Arts | Heritage
Living Standards | Education And Learning

Chinook Country Historical Society

Our Society creates a greater understanding of Canadian and Albertan history. A “Museum of the Mind,” where we collect and tell stories of the many people that have made Calgary and Alberta the vibrant place it is today.

Our Story

Why We Exist

Imagine a city without public libraries, without parks or a performing arts centre.  Who were the driving forces behind making Calgary one of the best places to live?  What was their passion?  How did this passion and determination change how we live today?

Many of the stories of the prominent people who were instrumental in building our city and province are well documented, but what about the lesser known people in our history like William Reader or Annie Davidson? How did they contribute to our culture?

Imagine a library without any books? Within the first few days of opening Calgary’s first public library in 1912, every single book had been borrowed. Clearly, Calgary was thirsty for knowledge but Annie Davidson already knew that. A 70 year old widow and mother of 10 she understood the value of books and the need for a library in what was a burgeoning city.

Annie Davidson moved to Calgary in 1906 to be closer to her children. She brought with her a passion for reading. It didn’t take her long to find others who loved to read as well and she soon established the Calgary Women’s Literary Club where like-minded ladies would get together to talk about the books they read. However Annie Davidson and the other ladies of the club recognized that most of the books in Calgary were in the private collections of the few people who could afford them. Even the schools have very few of them in their collection. They were determined to make books available to everyone.

But getting the first library built wasn’t easy. In order to get the library approved, they needed to get 10 percent of the people who were eligible to vote to sign a petition asking city council to build a library.  Keep in mind that at this time, women were not allowed to vote, so the ladies had to get the men of the community to agree to build the library. Their first attempt was a unsuccessful as they didn’t get enough signatures.  Undeterred, they went around knocking on doors a second time and succeeded in getting enough signatures.

By 1908, just 2 years after Ms. Davidson arrived, City Council approved the building of the library and on January 2, 1912, it opened its doors to the public.  Within a few days, almost 10 percent of the people in Calgary had registered for library cards.  Shortly after the library opened, the shelves were totally empty – all 5,200 books that were there on opening day had been borrowed.

Unfortunately, Annie Davidson never saw her dream come true.  She died at the age of 78 in 1910, before the library opened.  Her spirit lives on in the Memorial Park Library, the library that was built as a result of her passion and determination.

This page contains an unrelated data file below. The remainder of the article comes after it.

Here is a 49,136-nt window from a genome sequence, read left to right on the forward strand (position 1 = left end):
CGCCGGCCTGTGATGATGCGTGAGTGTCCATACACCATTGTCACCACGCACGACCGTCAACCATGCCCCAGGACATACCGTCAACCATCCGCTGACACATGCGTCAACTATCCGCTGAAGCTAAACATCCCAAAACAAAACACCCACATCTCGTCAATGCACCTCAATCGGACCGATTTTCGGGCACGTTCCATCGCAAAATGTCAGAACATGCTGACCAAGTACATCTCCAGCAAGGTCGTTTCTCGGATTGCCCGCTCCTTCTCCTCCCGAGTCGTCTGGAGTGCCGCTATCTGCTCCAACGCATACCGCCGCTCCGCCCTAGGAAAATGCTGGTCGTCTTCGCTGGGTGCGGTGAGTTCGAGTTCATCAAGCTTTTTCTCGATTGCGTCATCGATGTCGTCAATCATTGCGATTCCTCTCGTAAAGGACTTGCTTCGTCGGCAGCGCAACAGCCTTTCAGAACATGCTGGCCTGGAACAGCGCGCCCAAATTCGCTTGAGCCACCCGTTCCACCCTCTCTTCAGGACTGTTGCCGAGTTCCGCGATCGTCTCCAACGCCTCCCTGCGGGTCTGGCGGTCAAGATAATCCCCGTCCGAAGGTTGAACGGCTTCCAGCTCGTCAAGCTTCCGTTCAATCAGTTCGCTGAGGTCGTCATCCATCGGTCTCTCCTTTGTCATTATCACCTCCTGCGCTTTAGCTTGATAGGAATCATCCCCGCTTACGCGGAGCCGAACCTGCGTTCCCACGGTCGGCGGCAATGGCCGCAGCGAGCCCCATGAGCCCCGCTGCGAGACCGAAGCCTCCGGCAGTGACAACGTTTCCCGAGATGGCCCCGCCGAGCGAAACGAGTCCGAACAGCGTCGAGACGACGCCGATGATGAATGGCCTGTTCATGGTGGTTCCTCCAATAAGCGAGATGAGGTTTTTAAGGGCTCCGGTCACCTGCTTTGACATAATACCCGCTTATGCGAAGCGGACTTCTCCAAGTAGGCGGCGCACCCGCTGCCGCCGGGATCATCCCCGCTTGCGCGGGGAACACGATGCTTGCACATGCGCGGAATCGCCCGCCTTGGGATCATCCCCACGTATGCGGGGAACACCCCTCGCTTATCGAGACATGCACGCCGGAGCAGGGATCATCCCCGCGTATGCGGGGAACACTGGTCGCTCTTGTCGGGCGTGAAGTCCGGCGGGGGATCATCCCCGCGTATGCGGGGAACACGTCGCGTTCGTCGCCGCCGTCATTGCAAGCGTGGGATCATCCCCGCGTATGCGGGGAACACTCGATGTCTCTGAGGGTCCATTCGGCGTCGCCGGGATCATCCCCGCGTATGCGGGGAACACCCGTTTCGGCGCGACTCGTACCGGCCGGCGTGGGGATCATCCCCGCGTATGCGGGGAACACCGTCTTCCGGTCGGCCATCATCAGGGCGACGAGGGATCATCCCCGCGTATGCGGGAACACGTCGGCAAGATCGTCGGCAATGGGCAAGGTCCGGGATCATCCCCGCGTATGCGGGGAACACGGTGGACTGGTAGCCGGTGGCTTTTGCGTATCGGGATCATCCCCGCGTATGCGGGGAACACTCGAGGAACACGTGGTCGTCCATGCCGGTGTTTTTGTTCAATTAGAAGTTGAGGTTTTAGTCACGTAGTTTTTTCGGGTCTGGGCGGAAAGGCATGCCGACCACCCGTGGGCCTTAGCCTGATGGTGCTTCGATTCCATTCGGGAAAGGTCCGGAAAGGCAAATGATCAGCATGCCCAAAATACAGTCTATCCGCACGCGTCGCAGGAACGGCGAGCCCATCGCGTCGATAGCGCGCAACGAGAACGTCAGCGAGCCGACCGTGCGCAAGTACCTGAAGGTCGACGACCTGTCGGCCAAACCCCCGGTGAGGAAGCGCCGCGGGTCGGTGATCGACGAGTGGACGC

We strive to make our history relevant to today and the future. We research and tell the inspiring stories of Albertans, including the achievements of Lougheed, Cross, Burns and Edwards, but also the stories of important but less well known individuals such as Davidson and Reader. In literature and presentation, we show how a small number of individuals with a determined spirit and a strong faith in their mission can affect the course of history.

The Chinook Country Historical Society is a chapter of the Historical Society of Alberta which was established in 1907 as one of the first acts of the legislature of the newly created province. Embodying the passion of our first Premier, Alexander Cameron Rutherford the act states, “The object of the Society shall be to encourage the study of the history of Alberta and Canada, to rescue from oblivion the memories of the original inhabitants, the early missionaries, fur traders, explorers, and settlers of the north and west of Canada, to obtain and preserve narratives in print, manuscript or otherwise of their travels, adventures, labour and observations, to secure and preserve objects generally illustrative of the civil, religious, literary and natural history of the country.”


Our Impact

What We Do

Each year we showcase history of the Calgary region in monthly presentations from September through May and for 11 days during Historic Calgary Week in late July/early August.  We present some 75 programs that explore the diverse culture and history of the region.

Although CCHS organizes and supports Historic Calgary Week, we work with many other local organizations that have an interest in history.  Many of these organizations showcase their specific interest in history as part of our overall program. The vast majority of our programs are open to the public at no cost.

This has been a landmark year being the 25th anniversary of Historic Calgary Week.  To mark this occasion, we have organized the most comprehensive program yet.  In addition to some 60+ regular events, there are several special events including:

  • Calgary Remembered – viewing a video of that examines the spirit that built Calgary and followed up with a panel presentation of the visions for the future;